Letters to the Editor 04.17


    In the 2/21/24 article, Noise is the New Smoking,  authors Paula Donovan and John Wilner hit the nail on the head when it comes to stress-producing noise in our neighborhood, the main sources of which are Leaf Blowers that spew, not only noise, but air pollution as well and car speakers spewing deafening sound.

    We live in South Elmwood, quite close to Roger Williams Park.

    Recently, we were excited to discover a giant nest in a tree there and we’ve spotted 2 bald eagles coming and going.

    Then, a few weeks ago, a car parked practically under this tree and turned on hideously loud noise (so loud it couldn’t be called music).  We haven’t seen the eagles since; this could be a coincidence of course, but we fear they’ve been driven off.

    Fast forward to a few nights ago, the same level of noise in the same spot erupted after dark.  Many neighbors called the police, and to everyone’s great relief, they showed up in multiple cars and shut it down.

    I have followed the good advice of authors Wilner and Donovan in their article on Noise.  I’ve filled out the Community Noise Survey, written city councillors, and sent written testimony of support to the RI General Assembly for a pilot electric leaf  blower rebate and education program, House bill 7495 and Senate bill 2277.

    I appreciate the attention that is now being paid to the noise that drives us all nuts and feel empowered to do something about it!  Thank you, Providence Eye!

    Bobbie Hunger



    My name is Emma and I’m a junior attending Barrington HS here in Barrington. Along with my friend Bella, a Junior attending The MET HS, we’ve created a campaigning project related to a major climate action issue in the state. Our central landfill is set to be at capacity by 2043, and food waste is contributing to 24% of the landfill’s total waste. Of that large percentage, a staggering 5,000,000 pounds of food waste is coming from our K-12 schools annually. Realizing this large issue, legislators began to act. Introduced in 2021 in the Senate Environment & Agriculture Committee, SB104 was formed as a potential solution to food waste in RI. The bill states that all qualifying schools in RI are required to start lunchroom composting and food donation as a part of their waste diversion systems as of September 2021. Unfortunately, 2 years after the introduction of this mandate, there has been little success. According to data collected through our analytical survey for schools, we’ve found that out of the 85 schools represented, less than a third are currently composting in their lunchrooms.

    Being actively involved in the environmental work of our local communities, we have seen these setbacks first-hand and would like to see better enforcement of this mandate overall. That is why at the beginning of this school year, Emma and I (Bella and I) banded together to create the Youth Composting Campaign Initiative, or Y.C.C.I. Through this initiative, we are working directly with school communities, uplifting student voices, and collaborating with environmental organizations such as the Rhode Island School Recycling Project, and the Advocacy Project, all of which we’ve done with a larger goal of reaching Superintendents and government agencies such as RIDE and DEM to implement cafeteria composting programs in more RI schools. One large component of said efforts has been our online petition to represent RI citizens’ support for these efforts.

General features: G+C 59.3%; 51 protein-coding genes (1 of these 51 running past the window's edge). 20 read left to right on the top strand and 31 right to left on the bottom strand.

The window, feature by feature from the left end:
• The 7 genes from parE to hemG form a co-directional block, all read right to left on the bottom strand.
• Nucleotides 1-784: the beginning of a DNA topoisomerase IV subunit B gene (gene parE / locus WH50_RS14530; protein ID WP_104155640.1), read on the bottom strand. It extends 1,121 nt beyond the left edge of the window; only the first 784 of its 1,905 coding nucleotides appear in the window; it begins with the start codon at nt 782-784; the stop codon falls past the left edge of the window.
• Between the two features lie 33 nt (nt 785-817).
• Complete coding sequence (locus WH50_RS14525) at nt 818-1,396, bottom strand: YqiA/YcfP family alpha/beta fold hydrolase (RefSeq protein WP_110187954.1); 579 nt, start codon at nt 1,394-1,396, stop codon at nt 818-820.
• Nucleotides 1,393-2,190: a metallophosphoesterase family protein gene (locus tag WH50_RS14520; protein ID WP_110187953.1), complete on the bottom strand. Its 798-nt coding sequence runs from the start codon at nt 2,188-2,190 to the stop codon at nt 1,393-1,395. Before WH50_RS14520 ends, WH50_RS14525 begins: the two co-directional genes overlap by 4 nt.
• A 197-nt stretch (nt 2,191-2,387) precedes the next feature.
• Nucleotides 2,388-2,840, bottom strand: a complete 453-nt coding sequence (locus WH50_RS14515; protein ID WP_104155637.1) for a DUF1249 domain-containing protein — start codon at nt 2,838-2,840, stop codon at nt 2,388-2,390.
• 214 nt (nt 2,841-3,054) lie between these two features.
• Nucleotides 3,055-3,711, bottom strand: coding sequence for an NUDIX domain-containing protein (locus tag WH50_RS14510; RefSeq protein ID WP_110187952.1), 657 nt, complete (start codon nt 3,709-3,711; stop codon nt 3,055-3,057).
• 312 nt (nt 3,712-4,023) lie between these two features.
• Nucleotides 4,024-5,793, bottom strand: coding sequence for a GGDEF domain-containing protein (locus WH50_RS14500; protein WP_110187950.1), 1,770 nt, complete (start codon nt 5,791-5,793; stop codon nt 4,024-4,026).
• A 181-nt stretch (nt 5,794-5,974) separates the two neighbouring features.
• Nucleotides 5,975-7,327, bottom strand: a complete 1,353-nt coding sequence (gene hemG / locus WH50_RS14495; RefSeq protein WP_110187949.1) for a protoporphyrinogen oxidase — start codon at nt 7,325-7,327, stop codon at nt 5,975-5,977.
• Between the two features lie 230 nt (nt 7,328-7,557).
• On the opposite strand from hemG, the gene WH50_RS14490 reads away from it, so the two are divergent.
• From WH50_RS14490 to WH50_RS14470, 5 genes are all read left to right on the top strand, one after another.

We are hoping to reach at least 2,000 signatures with this petition in order to create meaningful change through the mentioned state agencies. To support these efforts we’d greatly appreciate it if you could sign and share our online petition! If you’d like to further support our efforts please contact us via our emails listed below!

    All the best,

    Bella Quiroa & Emma Pautz

    The Youth Composting Campaign Initiative


    Reach us at:

    Bella – bella.quiroa@metmail.org

    Emma – pautze25@barringtonschools.org

    To the Editor,

    The RIPTA board has made a good choice in appointing Chief Financial Officer Chris Durand as interim CEO while a search is underway for a permanent replacement for Scott Avedisian, whose resignation was accepted by the board at a special meeting today. 


    The next CEO needs to maintain service and continue to make progress on the initiatives to improve and expand operations that are currently underway.  The next CEO should be free from political interference and allowed the independence to work effectively.


    We ask the board to include a transit advocate as a public member on the CEO search committee. 


    One of the best steps the governor and legislators can take to attract and retain a skilled leader for RIPTA is to make sure adequate funding is in place. We urge elected officials to support the legislation now under consideration that would substantially increase the agency’s funding so that the new administrator can begin to take the agency forward from Day 1, following the guidelines laid out in the state-approved Transit Master Plan.  


    Amy Glidden and Patricia Raub, Co-Chairs, RI Transit Riders